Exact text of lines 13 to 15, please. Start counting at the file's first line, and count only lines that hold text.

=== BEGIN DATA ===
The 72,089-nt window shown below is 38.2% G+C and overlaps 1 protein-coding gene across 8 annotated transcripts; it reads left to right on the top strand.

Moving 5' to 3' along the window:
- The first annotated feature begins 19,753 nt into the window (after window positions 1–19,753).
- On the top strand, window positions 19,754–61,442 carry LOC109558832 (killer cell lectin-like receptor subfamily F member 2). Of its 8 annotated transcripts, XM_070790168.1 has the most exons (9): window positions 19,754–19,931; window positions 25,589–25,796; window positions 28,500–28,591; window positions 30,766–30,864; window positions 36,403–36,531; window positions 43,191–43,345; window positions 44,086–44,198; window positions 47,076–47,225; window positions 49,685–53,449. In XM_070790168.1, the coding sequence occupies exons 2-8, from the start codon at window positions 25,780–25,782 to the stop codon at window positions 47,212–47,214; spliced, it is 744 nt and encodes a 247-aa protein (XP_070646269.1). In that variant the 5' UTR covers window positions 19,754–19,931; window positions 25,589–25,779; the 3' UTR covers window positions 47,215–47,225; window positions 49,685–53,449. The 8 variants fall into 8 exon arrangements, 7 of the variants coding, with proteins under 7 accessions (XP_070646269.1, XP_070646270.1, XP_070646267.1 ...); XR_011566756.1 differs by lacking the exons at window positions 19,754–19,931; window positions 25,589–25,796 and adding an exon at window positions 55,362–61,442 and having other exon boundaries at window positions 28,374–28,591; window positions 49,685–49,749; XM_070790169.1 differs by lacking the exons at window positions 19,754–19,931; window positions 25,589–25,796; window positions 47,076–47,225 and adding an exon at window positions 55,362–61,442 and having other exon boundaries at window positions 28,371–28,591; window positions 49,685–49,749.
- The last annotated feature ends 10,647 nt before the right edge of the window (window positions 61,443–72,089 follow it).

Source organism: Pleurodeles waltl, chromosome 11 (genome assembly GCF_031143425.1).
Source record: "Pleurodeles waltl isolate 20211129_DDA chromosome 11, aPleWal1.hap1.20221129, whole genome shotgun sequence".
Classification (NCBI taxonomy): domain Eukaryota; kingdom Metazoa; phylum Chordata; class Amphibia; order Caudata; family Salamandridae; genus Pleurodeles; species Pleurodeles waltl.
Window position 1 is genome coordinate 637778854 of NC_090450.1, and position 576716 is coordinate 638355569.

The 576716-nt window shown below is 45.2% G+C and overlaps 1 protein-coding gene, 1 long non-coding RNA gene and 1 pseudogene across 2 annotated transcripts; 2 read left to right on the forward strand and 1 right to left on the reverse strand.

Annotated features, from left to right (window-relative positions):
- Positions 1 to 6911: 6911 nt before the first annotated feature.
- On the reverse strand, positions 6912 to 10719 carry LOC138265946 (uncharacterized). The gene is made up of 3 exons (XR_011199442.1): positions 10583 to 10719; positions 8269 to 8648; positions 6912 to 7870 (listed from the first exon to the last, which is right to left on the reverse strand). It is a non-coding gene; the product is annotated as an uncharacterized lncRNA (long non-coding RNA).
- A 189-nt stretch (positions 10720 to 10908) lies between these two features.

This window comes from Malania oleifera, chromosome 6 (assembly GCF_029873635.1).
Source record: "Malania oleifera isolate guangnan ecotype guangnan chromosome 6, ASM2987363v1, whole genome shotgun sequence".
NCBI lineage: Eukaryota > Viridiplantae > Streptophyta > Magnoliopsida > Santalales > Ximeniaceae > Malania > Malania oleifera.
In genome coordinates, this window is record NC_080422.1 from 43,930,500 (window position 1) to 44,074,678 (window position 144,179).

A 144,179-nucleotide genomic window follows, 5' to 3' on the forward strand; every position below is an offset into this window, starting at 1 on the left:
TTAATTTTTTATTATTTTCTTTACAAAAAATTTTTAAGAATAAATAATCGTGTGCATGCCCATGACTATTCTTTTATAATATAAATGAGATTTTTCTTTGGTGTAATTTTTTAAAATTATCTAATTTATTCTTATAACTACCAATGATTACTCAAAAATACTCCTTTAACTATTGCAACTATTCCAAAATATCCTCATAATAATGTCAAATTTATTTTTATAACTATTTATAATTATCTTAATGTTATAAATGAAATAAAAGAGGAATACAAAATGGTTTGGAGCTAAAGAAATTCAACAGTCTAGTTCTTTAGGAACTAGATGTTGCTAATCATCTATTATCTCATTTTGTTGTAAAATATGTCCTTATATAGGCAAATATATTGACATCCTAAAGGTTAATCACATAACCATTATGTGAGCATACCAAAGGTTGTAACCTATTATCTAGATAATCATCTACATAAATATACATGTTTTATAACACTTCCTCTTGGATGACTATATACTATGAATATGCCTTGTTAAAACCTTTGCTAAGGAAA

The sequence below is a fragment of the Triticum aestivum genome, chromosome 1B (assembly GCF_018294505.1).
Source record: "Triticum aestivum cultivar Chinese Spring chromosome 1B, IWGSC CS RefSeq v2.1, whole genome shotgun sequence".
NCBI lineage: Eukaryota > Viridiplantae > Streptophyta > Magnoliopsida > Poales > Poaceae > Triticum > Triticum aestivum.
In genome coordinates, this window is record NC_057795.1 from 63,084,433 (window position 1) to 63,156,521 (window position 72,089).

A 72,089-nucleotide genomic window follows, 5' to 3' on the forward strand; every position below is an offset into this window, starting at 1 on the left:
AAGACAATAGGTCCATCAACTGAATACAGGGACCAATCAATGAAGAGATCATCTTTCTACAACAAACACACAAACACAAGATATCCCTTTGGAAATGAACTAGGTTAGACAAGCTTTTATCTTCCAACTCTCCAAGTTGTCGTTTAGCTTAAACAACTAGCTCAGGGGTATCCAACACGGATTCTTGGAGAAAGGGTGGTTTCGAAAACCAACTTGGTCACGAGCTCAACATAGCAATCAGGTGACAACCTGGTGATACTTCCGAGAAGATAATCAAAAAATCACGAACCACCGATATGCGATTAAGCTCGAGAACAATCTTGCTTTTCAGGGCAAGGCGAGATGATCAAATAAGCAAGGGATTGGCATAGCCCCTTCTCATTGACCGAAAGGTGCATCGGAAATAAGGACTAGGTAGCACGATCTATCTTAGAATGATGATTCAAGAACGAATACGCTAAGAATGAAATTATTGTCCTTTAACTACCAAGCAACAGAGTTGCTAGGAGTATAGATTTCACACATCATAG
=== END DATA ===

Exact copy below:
- On the reverse strand, positions 6912 to 10719 carry LOC138265946 (uncharacterized). The gene is made up of 3 exons (XR_011199442.1): positions 10583 to 10719; positions 8269 to 8648; positions 6912 to 7870 (listed from the first exon to the last, which is right to left on the reverse strand). It is a non-coding gene; the product is annotated as an uncharacterized lncRNA (long non-coding RNA).
- A 189-nt stretch (positions 10720 to 10908) lies between these two features.

This window comes from Malania oleifera, chromosome 6 (assembly GCF_029873635.1).